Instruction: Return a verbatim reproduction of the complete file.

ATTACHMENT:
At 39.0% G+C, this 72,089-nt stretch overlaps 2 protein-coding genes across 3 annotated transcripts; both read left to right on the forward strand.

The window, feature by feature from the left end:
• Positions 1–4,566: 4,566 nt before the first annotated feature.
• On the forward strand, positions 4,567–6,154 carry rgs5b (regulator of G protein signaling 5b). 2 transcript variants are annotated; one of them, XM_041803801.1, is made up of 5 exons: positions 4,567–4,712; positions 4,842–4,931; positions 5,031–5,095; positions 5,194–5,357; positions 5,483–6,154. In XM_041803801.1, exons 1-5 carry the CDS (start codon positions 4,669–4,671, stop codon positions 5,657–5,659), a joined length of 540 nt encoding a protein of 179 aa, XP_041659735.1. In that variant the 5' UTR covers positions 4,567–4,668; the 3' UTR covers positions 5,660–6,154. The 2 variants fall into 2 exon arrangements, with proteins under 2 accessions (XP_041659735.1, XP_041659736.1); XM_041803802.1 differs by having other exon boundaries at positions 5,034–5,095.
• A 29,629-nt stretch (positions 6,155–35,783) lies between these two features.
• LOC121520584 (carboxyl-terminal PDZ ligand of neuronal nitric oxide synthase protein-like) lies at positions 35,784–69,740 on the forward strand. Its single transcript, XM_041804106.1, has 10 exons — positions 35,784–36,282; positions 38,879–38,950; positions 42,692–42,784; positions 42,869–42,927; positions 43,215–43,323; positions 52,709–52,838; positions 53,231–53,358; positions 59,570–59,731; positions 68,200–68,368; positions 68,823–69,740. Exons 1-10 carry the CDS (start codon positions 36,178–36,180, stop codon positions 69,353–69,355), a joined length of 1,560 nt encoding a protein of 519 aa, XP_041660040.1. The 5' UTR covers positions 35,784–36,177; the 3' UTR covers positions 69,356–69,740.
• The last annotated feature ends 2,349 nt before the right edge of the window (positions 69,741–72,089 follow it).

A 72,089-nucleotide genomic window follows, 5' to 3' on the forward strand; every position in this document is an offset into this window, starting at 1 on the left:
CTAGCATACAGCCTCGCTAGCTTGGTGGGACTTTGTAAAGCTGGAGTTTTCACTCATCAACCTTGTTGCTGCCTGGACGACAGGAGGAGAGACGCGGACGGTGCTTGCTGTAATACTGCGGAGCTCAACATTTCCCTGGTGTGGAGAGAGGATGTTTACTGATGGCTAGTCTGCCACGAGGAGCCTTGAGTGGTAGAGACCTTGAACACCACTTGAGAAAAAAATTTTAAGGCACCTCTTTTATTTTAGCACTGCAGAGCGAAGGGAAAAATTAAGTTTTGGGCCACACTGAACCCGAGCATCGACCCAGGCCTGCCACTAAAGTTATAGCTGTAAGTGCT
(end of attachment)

At 39.0% G+C, this 72,089-nt stretch overlaps 2 protein-coding genes across 3 annotated transcripts; both read left to right on the forward strand.

The window, feature by feature from the left end:
• Positions 1–4,566: 4,566 nt before the first annotated feature.
• On the forward strand, positions 4,567–6,154 carry rgs5b (regulator of G protein signaling 5b). 2 transcript variants are annotated; one of them, XM_041803801.1, is made up of 5 exons: positions 4,567–4,712; positions 4,842–4,931; positions 5,031–5,095; positions 5,194–5,357; positions 5,483–6,154. In XM_041803801.1, exons 1-5 carry the CDS (start codon positions 4,669–4,671, stop codon positions 5,657–5,659), a joined length of 540 nt encoding a protein of 179 aa, XP_041659735.1. In that variant the 5' UTR covers positions 4,567–4,668; the 3' UTR covers positions 5,660–6,154. The 2 variants fall into 2 exon arrangements, with proteins under 2 accessions (XP_041659735.1, XP_041659736.1); XM_041803802.1 differs by having other exon boundaries at positions 5,034–5,095.
• A 29,629-nt stretch (positions 6,155–35,783) lies between these two features.
• LOC121520584 (carboxyl-terminal PDZ ligand of neuronal nitric oxide synthase protein-like) lies at positions 35,784–69,740 on the forward strand. Its single transcript, XM_041804106.1, has 10 exons — positions 35,784–36,282; positions 38,879–38,950; positions 42,692–42,784; positions 42,869–42,927; positions 43,215–43,323; positions 52,709–52,838; positions 53,231–53,358; positions 59,570–59,731; positions 68,200–68,368; positions 68,823–69,740. Exons 1-10 carry the CDS (start codon positions 36,178–36,180, stop codon positions 69,353–69,355), a joined length of 1,560 nt encoding a protein of 519 aa, XP_041660040.1. The 5' UTR covers positions 35,784–36,177; the 3' UTR covers positions 69,356–69,740.
• The last annotated feature ends 2,349 nt before the right edge of the window (positions 69,741–72,089 follow it).

A 72,089-nucleotide genomic window follows, 5' to 3' on the forward strand; every position in this document is an offset into this window, starting at 1 on the left:
CTAGCATACAGCCTCGCTAGCTTGGTGGGACTTTGTAAAGCTGGAGTTTTCACTCATCAACCTTGTTGCTGCCTGGACGACAGGAGGAGAGACGCGGACGGTGCTTGCTGTAATACTGCGGAGCTCAACATTTCCCTGGTGTGGAGAGAGGATGTTTACTGATGGCTAGTCTGCCACGAGGAGCCTTGAGTGGTAGAGACCTTGAACACCACTTGAGAAAAAAATTTTAAGGCACCTCTTTTATTTTAGCACTGCAGAGCGAAGGGAAAAATTAAGTTTTGGGCCACACTGAACCCGAGCATCGACCCAGGCCTGCCACTAAAGTTATAGCTGTAAGTGCT